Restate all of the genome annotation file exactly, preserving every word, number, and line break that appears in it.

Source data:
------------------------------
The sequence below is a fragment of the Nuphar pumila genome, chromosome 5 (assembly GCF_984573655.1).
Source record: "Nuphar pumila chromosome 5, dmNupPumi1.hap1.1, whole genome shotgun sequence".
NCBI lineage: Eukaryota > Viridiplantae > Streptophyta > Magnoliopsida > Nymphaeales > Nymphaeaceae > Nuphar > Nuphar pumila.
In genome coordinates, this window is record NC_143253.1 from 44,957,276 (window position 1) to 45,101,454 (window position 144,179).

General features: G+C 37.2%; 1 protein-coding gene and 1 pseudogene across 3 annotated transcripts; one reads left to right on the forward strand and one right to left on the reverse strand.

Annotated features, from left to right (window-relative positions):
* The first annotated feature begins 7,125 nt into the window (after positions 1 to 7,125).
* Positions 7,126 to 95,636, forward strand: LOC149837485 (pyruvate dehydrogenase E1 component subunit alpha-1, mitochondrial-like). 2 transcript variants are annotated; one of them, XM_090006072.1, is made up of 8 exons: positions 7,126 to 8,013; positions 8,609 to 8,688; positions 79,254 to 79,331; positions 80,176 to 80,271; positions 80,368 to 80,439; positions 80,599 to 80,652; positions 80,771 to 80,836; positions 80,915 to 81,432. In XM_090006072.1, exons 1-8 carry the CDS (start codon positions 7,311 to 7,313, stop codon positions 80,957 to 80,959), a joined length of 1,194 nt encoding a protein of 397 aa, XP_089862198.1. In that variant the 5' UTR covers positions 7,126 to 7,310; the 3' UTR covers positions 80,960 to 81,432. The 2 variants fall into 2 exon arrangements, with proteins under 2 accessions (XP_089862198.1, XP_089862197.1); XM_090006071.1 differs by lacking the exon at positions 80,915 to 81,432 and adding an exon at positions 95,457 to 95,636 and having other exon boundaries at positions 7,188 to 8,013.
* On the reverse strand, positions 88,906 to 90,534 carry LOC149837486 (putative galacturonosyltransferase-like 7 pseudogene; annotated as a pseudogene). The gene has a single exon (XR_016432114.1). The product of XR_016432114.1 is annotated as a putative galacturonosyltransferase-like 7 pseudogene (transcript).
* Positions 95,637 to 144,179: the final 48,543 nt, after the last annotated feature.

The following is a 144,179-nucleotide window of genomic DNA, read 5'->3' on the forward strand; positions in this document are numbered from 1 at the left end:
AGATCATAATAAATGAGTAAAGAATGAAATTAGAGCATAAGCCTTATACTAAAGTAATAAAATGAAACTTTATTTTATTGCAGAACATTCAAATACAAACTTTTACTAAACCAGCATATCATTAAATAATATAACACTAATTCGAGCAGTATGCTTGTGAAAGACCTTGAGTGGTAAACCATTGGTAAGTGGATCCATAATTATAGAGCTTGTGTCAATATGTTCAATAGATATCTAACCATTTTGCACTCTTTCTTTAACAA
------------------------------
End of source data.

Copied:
The sequence below is a fragment of the Nuphar pumila genome, chromosome 5 (assembly GCF_984573655.1).
Source record: "Nuphar pumila chromosome 5, dmNupPumi1.hap1.1, whole genome shotgun sequence".
NCBI lineage: Eukaryota > Viridiplantae > Streptophyta > Magnoliopsida > Nymphaeales > Nymphaeaceae > Nuphar > Nuphar pumila.
In genome coordinates, this window is record NC_143253.1 from 44,957,276 (window position 1) to 45,101,454 (window position 144,179).

General features: G+C 37.2%; 1 protein-coding gene and 1 pseudogene across 3 annotated transcripts; one reads left to right on the forward strand and one right to left on the reverse strand.

Annotated features, from left to right (window-relative positions):
* The first annotated feature begins 7,125 nt into the window (after positions 1 to 7,125).
* Positions 7,126 to 95,636, forward strand: LOC149837485 (pyruvate dehydrogenase E1 component subunit alpha-1, mitochondrial-like). 2 transcript variants are annotated; one of them, XM_090006072.1, is made up of 8 exons: positions 7,126 to 8,013; positions 8,609 to 8,688; positions 79,254 to 79,331; positions 80,176 to 80,271; positions 80,368 to 80,439; positions 80,599 to 80,652; positions 80,771 to 80,836; positions 80,915 to 81,432. In XM_090006072.1, exons 1-8 carry the CDS (start codon positions 7,311 to 7,313, stop codon positions 80,957 to 80,959), a joined length of 1,194 nt encoding a protein of 397 aa, XP_089862198.1. In that variant the 5' UTR covers positions 7,126 to 7,310; the 3' UTR covers positions 80,960 to 81,432. The 2 variants fall into 2 exon arrangements, with proteins under 2 accessions (XP_089862198.1, XP_089862197.1); XM_090006071.1 differs by lacking the exon at positions 80,915 to 81,432 and adding an exon at positions 95,457 to 95,636 and having other exon boundaries at positions 7,188 to 8,013.
* On the reverse strand, positions 88,906 to 90,534 carry LOC149837486 (putative galacturonosyltransferase-like 7 pseudogene; annotated as a pseudogene). The gene has a single exon (XR_016432114.1). The product of XR_016432114.1 is annotated as a putative galacturonosyltransferase-like 7 pseudogene (transcript).
* Positions 95,637 to 144,179: the final 48,543 nt, after the last annotated feature.

The following is a 144,179-nucleotide window of genomic DNA, read 5'->3' on the forward strand; positions in this document are numbered from 1 at the left end:
AGATCATAATAAATGAGTAAAGAATGAAATTAGAGCATAAGCCTTATACTAAAGTAATAAAATGAAACTTTATTTTATTGCAGAACATTCAAATACAAACTTTTACTAAACCAGCATATCATTAAATAATATAACACTAATTCGAGCAGTATGCTTGTGAAAGACCTTGAGTGGTAAACCATTGGTAAGTGGATCCATAATTATAGAGCTTGTGTCAATATGTTCAATAGATATCTAACCATTTTGCACTCTTTCTTTAACAA